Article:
Last Updated on Feb 9, 2023 by

Decoding the green energy sector and the play within this sector is divided mainly into three themes: energy transition, electric vehicle (EV) play, and recycling. 

Here, also our investing style remains the same: research-based investing combined with

Scuttlebutt approach; second-order thinking along with supply-side analysis

Transitioning to clean energy is certainly the buzzword in the global economy. Why has it suddenly become so important than ever? Well, COVID-19 accelerated the clean energy adoption trend and also made us realize that the shift to green energy is fuelled by necessity. In addition, the Russia – Ukraine war also highlighted the quick shift to renewables is important. Apart from expansions in the core sector like power, roads, and metals, the new wave of CAPEX is likely to be (already commenced in some cases) in energy transition (renewables, EVs, decarbonization), the world moving towards ESG Compliance and sustainability, manufacturing setups driven by China plus one and consolidating vendor base. 

India realizing the scope of the renewable energy market

By 2040, the use of renewables in place of coal will save India Rs. 54,000 cr. ($8.43 bn) annually and by 2030, renewable energy will account for 55% of the total installed power capacity. Countries like India and Europe, which are fuel dependent on other nations, did realize the need to fill in the gaps after the energy supply disruptions for greater security after the pandemic and the war period. Hence, definitely, it’s a long-term and integral play for any economy to achieve sustainable growth.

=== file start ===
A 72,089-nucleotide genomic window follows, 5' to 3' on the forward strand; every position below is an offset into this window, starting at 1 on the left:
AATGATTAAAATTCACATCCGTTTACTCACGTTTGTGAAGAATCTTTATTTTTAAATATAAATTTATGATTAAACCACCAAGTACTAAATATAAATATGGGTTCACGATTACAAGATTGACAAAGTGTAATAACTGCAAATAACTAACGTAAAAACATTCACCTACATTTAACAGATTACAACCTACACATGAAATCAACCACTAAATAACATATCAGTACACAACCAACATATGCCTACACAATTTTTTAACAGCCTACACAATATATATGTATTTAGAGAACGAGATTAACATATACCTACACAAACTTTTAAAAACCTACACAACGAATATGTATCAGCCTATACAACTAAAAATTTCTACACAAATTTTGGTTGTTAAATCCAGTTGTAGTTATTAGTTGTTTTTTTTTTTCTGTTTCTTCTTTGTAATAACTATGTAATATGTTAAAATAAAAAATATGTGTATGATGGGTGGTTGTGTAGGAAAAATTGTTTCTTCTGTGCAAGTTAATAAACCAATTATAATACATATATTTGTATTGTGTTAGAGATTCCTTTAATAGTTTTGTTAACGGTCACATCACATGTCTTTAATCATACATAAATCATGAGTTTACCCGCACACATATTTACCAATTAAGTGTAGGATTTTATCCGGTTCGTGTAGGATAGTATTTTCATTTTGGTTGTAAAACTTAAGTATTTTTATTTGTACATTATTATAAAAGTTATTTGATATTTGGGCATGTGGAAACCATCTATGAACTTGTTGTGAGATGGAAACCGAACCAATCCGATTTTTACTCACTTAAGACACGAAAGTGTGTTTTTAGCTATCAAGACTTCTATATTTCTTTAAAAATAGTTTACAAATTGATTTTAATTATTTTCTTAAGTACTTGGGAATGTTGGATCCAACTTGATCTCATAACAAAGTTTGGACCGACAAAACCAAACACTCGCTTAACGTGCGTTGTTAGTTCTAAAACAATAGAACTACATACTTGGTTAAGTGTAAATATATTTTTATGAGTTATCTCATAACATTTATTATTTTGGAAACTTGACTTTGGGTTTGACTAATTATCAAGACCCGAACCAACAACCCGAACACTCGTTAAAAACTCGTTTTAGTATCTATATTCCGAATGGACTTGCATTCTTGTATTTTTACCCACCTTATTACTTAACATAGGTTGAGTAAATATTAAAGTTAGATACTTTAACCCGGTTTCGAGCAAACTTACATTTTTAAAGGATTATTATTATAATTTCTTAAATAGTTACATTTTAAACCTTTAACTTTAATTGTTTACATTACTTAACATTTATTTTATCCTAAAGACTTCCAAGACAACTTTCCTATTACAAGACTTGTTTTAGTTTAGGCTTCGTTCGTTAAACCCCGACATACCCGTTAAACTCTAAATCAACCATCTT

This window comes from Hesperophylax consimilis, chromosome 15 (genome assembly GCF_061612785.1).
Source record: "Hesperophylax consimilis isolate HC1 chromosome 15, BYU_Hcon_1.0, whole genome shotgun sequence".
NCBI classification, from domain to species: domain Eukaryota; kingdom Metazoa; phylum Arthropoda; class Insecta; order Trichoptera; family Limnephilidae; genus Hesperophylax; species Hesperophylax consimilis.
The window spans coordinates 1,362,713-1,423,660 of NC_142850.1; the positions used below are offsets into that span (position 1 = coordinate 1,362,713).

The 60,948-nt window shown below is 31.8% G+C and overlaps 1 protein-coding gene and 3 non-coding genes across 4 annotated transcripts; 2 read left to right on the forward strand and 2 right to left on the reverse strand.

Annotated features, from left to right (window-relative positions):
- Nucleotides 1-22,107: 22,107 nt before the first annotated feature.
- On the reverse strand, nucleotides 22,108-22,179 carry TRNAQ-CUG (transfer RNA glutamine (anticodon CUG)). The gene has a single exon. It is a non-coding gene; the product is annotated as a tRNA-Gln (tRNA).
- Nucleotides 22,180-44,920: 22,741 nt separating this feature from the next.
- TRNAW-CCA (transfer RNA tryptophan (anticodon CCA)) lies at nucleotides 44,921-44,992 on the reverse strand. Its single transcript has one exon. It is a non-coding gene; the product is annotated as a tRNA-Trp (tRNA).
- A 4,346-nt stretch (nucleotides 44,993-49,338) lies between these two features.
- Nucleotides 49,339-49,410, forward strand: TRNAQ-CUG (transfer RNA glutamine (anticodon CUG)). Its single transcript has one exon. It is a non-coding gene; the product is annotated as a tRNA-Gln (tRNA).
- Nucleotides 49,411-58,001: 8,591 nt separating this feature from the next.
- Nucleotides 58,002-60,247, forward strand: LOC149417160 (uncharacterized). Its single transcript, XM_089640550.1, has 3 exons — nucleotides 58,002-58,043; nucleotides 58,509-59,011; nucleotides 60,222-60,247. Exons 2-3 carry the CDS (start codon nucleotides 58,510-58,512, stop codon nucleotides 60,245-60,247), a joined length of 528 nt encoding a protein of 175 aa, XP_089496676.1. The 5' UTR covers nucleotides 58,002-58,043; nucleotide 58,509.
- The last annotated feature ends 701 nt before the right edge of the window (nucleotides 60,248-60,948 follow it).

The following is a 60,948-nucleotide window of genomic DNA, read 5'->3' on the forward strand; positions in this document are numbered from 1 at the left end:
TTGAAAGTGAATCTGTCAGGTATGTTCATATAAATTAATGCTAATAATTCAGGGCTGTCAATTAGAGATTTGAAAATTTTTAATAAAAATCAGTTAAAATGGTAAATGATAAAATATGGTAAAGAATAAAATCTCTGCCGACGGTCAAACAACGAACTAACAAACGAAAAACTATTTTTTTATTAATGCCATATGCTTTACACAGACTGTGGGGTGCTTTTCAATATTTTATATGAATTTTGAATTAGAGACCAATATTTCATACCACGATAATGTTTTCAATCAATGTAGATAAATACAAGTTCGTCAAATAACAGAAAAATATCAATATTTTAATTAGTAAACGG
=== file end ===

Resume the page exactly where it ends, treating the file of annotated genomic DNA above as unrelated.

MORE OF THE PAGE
According to an independent study by CEEW Centre for Energy Finance (CEEW-CEF), the EV market in India will be a $206 bn opportunity by 2030 if India maintains steady progress to meet its ambitious 2030 target. This would require a cumulative investment of over $180 bn in vehicle production and charging infrastructure.

ESG Compliance and Recycling is a global trend and on the agenda of many corporates/brand owners. Globally and in India, governments have become very strict regarding using recycled content and fulfilling EPR regulations. Brands are leaning on the term ‘circular economy’ when they are literally getting premiums for their products because of the sustainability quotient. The green impact of these products goes even beyond the recycling benefits. Its manufacturing takes significantly fewer resources.